I’m not about equality of result when it comes to income inequality. There is income inequality in America. There always has been and, hopefully, and I do say that, there always will be.
Romney reacted angrily to criticism of his role in the Bain Capital private equity firm, which busted unions, loaded up companies with debts and ran several into the ground while walking away with immense profits. When then-candidate Rick Perry stunningly called Bain an example of “vulture capitalism” and Gingrich chimed in with some populist-sound jabs, Romney whined, “President Obama wants to put free enterprise on trial…In the last few days, we have seen some desperate Republicans join forces with him.”
Romney has stopped short of calling the labor movement the spawn of Satan, as Santorum may be tempted to do. But he has characterized the government bailout of GM and Chrysler, which inconveniently started under George W. Bush, as a direct giveaway of corporate property to the United Auto Workers. In fact, the restructuring of the two firms imposed undue sacrifices on the workers and failed to condition federal aid on the corporatrrions keeping jobs in the United States.
Nonetheless, Romney declared:
Because they put that money in, the president gave the companies to the UAW. They were part of the reason the companies were in trouble. Giving these companies to the UAW was wrong.
The New Republic‘s Jonathan Cohn has dissected Romney’s version and judged it “a pretty skewed version of the truth”:
[T]he unions had by 2009 already made major concessions in order to help the companies restructure… Then, during the bankruptcy, the unions agreed to further concessions still, on pay, vacations, job security, health benefits and work rules. As a result, traditional Chrysler and GM hourly employees have seen no annual raises since 2003 and will see no raises until at least 2015, when they bargain the next contract.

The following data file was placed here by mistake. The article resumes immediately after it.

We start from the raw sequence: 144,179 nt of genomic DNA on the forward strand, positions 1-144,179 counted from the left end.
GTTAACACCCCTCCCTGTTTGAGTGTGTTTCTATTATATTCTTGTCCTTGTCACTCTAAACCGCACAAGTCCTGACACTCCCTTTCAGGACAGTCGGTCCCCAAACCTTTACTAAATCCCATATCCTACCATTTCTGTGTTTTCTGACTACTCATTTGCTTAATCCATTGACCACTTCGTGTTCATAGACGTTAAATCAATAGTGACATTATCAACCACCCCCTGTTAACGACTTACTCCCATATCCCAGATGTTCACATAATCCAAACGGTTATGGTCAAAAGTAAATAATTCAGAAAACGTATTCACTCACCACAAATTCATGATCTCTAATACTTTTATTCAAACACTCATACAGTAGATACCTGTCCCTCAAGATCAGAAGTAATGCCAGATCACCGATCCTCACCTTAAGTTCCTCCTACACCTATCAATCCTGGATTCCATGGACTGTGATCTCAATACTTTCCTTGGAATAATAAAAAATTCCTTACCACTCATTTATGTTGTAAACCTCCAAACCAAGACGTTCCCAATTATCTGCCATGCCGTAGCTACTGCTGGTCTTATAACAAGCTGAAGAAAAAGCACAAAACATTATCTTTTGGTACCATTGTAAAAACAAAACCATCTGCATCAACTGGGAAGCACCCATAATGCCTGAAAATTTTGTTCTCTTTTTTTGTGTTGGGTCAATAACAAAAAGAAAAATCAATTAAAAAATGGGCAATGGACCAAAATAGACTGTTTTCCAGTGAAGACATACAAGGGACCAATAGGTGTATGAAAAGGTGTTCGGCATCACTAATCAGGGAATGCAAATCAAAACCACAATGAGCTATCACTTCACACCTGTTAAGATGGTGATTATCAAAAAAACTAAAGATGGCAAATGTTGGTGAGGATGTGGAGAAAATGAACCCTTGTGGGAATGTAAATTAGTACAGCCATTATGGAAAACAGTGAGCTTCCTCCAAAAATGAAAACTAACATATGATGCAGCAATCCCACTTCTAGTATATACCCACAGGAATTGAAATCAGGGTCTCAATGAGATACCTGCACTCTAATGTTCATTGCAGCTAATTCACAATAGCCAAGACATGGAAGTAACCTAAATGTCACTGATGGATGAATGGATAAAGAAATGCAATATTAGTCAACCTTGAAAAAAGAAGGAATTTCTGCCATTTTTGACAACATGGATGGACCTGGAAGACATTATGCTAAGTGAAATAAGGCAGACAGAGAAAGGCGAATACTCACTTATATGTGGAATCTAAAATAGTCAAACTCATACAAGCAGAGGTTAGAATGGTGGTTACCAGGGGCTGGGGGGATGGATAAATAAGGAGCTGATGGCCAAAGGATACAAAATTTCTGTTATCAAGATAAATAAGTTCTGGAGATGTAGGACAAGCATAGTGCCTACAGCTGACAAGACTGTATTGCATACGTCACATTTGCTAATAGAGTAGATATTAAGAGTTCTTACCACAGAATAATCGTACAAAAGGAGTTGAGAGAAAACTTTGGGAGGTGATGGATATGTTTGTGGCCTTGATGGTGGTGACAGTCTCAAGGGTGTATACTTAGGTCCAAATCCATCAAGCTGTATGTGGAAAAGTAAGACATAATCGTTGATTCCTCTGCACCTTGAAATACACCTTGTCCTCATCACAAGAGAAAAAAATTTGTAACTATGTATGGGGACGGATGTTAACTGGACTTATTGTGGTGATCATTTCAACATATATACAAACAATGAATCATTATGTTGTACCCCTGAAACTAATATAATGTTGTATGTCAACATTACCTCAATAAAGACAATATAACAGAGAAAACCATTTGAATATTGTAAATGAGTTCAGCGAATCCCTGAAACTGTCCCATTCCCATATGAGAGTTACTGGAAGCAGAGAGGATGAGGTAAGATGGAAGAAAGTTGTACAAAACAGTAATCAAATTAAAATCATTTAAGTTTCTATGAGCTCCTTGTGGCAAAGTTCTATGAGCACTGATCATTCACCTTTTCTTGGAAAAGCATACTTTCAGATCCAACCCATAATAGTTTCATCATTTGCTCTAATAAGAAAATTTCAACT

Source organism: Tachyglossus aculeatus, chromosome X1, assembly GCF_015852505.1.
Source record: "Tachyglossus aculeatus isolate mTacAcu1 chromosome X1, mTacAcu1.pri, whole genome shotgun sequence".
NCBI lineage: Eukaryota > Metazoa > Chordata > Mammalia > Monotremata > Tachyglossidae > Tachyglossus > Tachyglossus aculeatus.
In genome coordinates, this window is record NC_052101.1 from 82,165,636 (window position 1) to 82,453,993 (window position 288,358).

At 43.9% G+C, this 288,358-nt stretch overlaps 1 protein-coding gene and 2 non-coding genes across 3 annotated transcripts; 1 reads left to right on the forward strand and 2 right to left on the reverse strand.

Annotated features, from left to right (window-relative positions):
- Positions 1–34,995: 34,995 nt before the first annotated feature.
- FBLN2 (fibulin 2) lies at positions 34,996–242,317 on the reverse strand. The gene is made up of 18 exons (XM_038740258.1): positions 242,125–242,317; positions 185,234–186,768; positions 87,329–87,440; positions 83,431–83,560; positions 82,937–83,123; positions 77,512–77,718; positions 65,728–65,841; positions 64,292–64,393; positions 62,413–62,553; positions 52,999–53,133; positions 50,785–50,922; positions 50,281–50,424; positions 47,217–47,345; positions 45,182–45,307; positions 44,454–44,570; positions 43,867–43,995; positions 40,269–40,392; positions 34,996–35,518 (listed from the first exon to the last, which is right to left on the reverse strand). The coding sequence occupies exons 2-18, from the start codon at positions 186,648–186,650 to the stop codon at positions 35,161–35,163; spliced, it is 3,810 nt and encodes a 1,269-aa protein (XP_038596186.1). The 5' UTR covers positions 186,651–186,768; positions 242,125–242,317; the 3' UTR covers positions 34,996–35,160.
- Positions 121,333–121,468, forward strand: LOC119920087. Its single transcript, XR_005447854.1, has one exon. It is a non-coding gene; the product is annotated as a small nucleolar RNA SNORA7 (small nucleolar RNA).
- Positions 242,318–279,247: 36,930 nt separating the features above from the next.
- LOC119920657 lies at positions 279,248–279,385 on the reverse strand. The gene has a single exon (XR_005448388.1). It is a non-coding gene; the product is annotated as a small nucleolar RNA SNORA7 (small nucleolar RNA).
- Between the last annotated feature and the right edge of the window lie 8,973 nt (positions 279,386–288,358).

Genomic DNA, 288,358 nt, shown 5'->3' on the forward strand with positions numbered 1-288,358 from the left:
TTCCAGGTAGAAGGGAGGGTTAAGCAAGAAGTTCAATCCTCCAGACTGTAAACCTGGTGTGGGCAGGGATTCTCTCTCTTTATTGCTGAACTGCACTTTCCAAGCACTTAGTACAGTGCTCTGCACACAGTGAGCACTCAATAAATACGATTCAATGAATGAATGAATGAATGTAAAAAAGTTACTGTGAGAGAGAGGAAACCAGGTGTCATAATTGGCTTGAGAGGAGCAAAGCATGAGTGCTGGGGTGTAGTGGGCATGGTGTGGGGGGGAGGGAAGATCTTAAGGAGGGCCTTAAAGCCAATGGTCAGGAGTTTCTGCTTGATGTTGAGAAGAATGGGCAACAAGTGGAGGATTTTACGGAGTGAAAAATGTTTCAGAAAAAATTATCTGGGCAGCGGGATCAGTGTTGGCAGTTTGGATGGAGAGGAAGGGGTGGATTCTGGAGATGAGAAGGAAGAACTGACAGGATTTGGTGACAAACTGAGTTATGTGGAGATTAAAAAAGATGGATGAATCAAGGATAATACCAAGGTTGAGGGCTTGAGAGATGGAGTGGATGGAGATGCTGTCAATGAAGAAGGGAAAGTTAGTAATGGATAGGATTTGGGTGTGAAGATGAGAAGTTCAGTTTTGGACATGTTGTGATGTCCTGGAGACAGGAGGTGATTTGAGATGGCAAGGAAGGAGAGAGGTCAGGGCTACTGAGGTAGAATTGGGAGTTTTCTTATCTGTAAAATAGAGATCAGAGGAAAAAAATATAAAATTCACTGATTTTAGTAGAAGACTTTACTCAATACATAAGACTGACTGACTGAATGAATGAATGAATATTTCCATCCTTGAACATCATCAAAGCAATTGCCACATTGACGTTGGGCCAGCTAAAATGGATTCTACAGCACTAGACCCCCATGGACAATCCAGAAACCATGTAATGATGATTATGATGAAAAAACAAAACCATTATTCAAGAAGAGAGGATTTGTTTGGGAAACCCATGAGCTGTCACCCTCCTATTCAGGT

Ultimately, the bailouts succeeded in saving an estimated 1.4 million auto-related jobs and allowng the two firms to surive and thrive.
Romney hit a new peak of hypocrisy when he denounced “compulsory unionism” and the use of union money for political campaigns. Labor was outspent 15-1 by corporate interests in the 2008 federal elections the Center for Responsive Politics calculated, but Romney continues to portray labor as an all-powerful force extorting money from members and then buying off Democratic politicians.
You know that I’m a guy that believes in right-to-work laws. I’m also a guy who believes you shouldn’t be able to take money out of people’s paychecks to put into political action committees run by the union bosses. People should be free to put their money wherever they want.
In line with this view, Romney would like to severely restrict union political contributions (most of them voluntary) — but he defends right of a few corporate tycoons to dominate the political process. As a believer in the unpopular concept that “Corporations are people” and supporter of the Citizens United decision, Romney believes that it is perfectly fine for him to raise $5 million from just 25 donors.
Under the new rules shaped by Citizens United, a new form of political power has emerged to concentrate political contributions and intensify the influence of the super-rich. As Ari Melber of The Nation has documented,
The Super-PAC era gives a whole new meaning to the phrase “the buying of the president. A recent report from Demos and US PIRG found that 196 people have contributed nearly 80 percent of the individual donations to Super PACs in 2010 and 2011 by giving $100,000 or more each, for a total of $79 million. … They are the .000063 percent of the electorate who will shape the 2012 campaign on both sides of the aisle.
Ultimately, the Republican presidential contenders — reliant on a political funding system that reinforces and exacerbates its economic polarization — live in a world apart from the problems imposed by America’s inequitable economic system.